Sunday, March 25, 2012

Maybe it might feel like home.

When I first moved here, the surroundings were unfriendly.

I was sure I would never get used to the north, never call this place my home. I grew up in the south; all my friends stayed in the south; all the bicycle rides in solitude, the seemingly mindless gazing at the roads leading from Harbourfront to Bukit Purmei from the windows of Bus 65, all of it belonged to the south. All my shiny medals were labelled "South Zone", as were all of my memories.

There was something about leaving the old and worn (but still enbloc-ed) apartment and moving into a new one, with wide windows stretching from the ceiling to the floor - inviting warm sunlight and ample fresh air - that felt horribly depressing. Bus rides were uncomfortable and unfamiliar, and I wondered why it simply would not be as cozy as journeys home from Bukit Purmei to Harbourfront.

We went to celebrate my dad's birthday today.

It's a day early, and it is rare. Yet throughout much of dinner, my replies were too short. Too obvious, that I wanted it to end as early as possible. It's so ridiculous, how two people can sit next to each other and not utter a single word to the other, despite the continued chatter. Even more ridiculous was the slight tinge of cheerfulness in the atmosphere. Like nothing was wrong at all. Like it was the most normal thing in the world to completely block out the person next to you and keep up with the conversation.

But it was when we bundled into the car and dad drove home that I suddenly felt it again. The warm, familiar feeling of gazing out the windows of dad's car and seeing the trees along the roads of Bukit Purmei to Harbourfront waving lazily back at me.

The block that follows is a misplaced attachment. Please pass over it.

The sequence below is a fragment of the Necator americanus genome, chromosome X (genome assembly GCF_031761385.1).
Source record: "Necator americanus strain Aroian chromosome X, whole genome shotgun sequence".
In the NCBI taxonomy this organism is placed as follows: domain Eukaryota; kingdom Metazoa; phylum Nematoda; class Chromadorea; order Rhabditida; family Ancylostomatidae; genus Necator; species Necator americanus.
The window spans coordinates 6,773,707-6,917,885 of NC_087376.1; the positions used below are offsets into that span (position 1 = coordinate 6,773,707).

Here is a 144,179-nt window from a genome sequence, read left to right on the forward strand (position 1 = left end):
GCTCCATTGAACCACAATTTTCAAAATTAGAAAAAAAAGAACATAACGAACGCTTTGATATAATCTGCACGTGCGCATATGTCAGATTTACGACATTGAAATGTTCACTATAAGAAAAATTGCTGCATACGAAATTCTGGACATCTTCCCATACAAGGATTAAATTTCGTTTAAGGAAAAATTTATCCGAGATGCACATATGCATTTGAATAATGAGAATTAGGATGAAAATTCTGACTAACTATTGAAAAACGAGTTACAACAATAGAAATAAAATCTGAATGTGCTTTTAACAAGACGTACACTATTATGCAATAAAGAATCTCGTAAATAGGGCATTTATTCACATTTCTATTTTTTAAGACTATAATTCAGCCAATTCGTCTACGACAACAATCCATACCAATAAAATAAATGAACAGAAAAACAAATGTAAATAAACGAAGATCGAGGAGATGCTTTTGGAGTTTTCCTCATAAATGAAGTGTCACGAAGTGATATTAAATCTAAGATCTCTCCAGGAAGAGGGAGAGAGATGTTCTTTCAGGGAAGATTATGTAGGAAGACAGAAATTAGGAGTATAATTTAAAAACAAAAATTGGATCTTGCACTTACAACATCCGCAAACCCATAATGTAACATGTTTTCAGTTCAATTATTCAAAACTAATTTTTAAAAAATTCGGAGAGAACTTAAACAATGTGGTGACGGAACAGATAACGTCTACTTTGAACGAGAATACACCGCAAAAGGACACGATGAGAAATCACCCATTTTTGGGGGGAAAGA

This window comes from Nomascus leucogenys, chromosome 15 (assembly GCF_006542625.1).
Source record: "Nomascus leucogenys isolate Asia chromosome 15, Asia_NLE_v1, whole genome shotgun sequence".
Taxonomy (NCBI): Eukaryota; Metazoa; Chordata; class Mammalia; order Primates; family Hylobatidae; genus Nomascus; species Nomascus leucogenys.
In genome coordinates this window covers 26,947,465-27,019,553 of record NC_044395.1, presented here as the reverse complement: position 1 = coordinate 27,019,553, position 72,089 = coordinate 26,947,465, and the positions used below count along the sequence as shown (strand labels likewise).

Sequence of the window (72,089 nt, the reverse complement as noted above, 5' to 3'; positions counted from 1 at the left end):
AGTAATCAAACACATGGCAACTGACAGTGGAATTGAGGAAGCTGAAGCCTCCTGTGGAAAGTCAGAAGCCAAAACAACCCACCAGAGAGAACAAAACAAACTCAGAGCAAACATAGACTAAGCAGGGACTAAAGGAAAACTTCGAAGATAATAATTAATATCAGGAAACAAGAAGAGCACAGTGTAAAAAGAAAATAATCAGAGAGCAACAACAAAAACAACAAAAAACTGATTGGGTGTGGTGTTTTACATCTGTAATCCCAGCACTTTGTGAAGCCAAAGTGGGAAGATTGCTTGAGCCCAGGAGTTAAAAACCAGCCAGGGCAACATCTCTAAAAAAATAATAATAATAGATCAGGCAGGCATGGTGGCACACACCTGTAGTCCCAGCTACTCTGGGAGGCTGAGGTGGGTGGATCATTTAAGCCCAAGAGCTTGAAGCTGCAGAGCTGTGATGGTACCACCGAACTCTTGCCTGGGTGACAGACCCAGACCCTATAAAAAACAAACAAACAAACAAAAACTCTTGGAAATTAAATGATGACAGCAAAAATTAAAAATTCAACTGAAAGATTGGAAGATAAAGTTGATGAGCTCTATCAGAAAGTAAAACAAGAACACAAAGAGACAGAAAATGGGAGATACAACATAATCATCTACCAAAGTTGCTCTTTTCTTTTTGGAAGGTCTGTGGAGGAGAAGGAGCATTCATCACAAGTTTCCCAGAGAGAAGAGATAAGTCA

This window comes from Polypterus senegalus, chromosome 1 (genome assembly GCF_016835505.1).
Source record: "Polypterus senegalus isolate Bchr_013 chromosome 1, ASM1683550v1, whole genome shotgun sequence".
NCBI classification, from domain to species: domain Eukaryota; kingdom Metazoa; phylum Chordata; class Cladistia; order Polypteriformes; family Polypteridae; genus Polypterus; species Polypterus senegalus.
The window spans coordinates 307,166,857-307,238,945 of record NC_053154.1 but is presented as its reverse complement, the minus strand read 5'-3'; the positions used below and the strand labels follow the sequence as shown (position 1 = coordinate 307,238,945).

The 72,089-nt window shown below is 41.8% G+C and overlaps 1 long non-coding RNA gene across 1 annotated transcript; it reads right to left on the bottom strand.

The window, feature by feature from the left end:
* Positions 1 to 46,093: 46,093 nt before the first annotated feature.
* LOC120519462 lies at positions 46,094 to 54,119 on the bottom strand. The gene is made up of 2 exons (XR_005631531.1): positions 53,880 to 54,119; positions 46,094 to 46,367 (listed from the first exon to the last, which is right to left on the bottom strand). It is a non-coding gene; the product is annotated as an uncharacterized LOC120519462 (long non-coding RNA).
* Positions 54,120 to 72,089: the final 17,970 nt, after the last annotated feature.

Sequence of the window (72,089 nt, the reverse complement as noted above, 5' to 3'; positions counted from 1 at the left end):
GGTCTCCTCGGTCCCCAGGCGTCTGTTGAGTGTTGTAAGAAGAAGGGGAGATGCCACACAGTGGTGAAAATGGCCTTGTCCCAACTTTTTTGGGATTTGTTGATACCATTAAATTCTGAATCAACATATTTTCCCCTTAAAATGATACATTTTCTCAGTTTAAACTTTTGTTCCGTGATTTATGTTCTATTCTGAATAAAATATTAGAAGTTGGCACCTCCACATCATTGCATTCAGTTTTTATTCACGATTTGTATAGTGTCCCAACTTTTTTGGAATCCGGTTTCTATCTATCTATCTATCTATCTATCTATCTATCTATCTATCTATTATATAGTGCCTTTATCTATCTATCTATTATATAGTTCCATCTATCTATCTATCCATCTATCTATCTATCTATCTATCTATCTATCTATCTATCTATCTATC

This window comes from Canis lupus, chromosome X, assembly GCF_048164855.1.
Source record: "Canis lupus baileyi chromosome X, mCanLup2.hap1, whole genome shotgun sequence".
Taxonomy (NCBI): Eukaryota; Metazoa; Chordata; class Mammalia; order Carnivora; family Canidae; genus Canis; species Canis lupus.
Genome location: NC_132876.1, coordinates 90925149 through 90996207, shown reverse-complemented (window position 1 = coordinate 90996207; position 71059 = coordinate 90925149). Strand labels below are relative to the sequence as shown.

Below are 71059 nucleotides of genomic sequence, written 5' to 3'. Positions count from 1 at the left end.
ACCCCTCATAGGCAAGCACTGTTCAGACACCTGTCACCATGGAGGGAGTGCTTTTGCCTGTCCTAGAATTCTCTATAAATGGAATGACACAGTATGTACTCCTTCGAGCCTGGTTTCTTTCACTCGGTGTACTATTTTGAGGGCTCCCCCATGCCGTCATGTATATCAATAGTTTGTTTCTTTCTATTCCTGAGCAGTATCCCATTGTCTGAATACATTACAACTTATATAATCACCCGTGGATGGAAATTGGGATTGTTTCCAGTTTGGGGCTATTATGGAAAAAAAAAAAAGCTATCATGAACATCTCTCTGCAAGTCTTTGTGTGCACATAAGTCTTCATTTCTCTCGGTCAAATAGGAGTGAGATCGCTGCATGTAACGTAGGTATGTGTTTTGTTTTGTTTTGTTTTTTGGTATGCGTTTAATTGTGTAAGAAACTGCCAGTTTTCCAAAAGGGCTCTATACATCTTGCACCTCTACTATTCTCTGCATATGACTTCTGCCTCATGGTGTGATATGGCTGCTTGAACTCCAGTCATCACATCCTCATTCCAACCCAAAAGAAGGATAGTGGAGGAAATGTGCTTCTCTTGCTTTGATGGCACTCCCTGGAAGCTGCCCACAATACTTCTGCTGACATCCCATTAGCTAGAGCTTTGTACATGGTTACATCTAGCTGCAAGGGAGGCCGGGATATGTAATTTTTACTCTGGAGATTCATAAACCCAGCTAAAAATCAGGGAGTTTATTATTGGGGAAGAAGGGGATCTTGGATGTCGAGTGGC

I was seven again, and we'd only just finished our Sunday dinner at river valley. The late-night grocery shopping at the huge NTUC somewhere nearby was completed, and sis and I had finally gotten that tub of ice cream we had wanted so badly since the week before. Dad's playing some old English music, humming along and breaking into song only at the choruses. Mom's nagging - again - about how our Chinese was simply dreadful and how we really had to read more books before we were reduced to being monolingual girls (and therefore disgracing her motherland). Sis is to my left, sound asleep and floating in dreamland after the big dinner. And me, I was occupying the backseat right in the middle, hooking my arms around both the front passenger seats (because the middle seat had the best view, safety be damned), ignoring mom and humming right along with the song.

Left turn at the fork before Mount Faber, right turn at the junction in front of Keppel Bay; the roads were all familiar and expected, the trees friendly and swaying with the cool night breeze.

I was seeing it all today, as dad drove back home. It's as if the familiarity only comes when I'm seeing the roads through the windows of my dad's car.

In those quiet 5 minutes, the drive home was genuinely comfortable again.

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